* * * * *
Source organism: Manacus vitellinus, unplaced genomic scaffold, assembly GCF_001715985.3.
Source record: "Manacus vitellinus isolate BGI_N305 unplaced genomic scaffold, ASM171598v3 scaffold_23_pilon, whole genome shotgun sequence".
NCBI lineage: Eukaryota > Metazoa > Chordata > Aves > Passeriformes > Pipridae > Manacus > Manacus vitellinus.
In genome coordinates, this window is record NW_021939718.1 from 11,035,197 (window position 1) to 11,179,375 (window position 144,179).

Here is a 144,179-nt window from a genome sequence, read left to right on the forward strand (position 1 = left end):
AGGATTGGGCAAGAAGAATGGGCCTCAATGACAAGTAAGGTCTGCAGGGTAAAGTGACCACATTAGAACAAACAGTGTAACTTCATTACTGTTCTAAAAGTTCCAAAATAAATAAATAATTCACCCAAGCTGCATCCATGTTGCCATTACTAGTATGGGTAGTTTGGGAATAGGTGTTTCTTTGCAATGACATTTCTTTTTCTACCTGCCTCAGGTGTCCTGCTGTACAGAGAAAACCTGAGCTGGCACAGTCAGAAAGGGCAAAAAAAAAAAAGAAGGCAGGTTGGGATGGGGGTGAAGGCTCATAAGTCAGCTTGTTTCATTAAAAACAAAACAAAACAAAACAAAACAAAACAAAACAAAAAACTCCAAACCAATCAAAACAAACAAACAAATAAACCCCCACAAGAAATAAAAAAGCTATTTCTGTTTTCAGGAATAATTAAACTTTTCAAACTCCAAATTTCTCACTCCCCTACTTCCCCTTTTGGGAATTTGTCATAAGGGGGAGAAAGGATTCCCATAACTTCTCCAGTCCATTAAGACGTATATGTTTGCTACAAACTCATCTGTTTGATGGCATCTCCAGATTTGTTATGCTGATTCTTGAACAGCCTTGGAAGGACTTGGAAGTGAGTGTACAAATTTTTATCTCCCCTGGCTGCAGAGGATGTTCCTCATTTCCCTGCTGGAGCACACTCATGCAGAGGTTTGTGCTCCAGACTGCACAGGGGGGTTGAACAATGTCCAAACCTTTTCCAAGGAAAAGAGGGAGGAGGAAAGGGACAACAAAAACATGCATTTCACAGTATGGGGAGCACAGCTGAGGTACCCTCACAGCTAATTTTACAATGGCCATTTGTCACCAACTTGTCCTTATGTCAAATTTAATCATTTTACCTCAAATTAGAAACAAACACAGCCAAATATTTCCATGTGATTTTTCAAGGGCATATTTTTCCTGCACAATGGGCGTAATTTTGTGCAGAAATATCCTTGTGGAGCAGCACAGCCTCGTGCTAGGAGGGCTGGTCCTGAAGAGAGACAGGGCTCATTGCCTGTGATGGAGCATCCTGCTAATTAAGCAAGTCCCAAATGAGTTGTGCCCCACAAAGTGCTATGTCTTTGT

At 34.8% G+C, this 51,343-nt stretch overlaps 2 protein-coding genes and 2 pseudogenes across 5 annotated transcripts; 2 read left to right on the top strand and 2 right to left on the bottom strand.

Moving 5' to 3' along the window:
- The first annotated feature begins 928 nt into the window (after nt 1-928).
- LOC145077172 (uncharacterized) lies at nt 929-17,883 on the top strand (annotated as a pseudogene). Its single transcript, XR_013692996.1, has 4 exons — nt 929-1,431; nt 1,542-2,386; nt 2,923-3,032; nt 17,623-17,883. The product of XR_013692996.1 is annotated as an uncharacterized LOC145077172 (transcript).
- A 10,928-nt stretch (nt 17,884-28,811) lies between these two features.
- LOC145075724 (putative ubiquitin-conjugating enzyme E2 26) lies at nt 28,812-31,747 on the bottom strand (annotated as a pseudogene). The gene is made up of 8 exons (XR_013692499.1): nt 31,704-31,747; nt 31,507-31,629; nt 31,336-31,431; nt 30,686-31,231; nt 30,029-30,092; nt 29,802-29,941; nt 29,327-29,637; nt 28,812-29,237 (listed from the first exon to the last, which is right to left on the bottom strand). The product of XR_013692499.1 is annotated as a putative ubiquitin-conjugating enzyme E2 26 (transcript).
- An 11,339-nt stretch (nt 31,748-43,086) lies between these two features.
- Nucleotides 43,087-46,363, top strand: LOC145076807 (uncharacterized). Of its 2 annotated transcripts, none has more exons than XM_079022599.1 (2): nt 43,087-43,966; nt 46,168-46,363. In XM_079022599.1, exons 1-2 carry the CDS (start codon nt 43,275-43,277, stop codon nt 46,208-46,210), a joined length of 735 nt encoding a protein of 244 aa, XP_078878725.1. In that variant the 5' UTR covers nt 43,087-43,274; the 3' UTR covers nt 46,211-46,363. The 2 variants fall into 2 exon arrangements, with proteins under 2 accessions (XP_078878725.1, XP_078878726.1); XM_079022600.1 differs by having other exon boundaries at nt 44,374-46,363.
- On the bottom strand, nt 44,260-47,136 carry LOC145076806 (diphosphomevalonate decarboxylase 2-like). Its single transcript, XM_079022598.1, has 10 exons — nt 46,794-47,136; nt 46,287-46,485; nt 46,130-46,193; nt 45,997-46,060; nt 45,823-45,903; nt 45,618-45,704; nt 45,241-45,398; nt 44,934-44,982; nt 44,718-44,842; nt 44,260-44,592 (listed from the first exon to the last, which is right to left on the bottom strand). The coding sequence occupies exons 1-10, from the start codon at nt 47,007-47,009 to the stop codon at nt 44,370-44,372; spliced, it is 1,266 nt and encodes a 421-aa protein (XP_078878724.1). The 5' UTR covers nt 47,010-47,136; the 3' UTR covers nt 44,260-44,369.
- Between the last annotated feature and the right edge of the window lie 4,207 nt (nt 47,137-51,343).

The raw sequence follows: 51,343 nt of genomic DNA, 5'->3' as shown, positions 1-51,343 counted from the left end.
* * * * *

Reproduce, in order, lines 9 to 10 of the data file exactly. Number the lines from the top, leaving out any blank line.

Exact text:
- The first annotated feature begins 928 nt into the window (after nt 1-928).
- LOC145077172 (uncharacterized) lies at nt 929-17,883 on the top strand (annotated as a pseudogene). Its single transcript, XR_013692996.1, has 4 exons — nt 929-1,431; nt 1,542-2,386; nt 2,923-3,032; nt 17,623-17,883. The product of XR_013692996.1 is annotated as an uncharacterized LOC145077172 (transcript).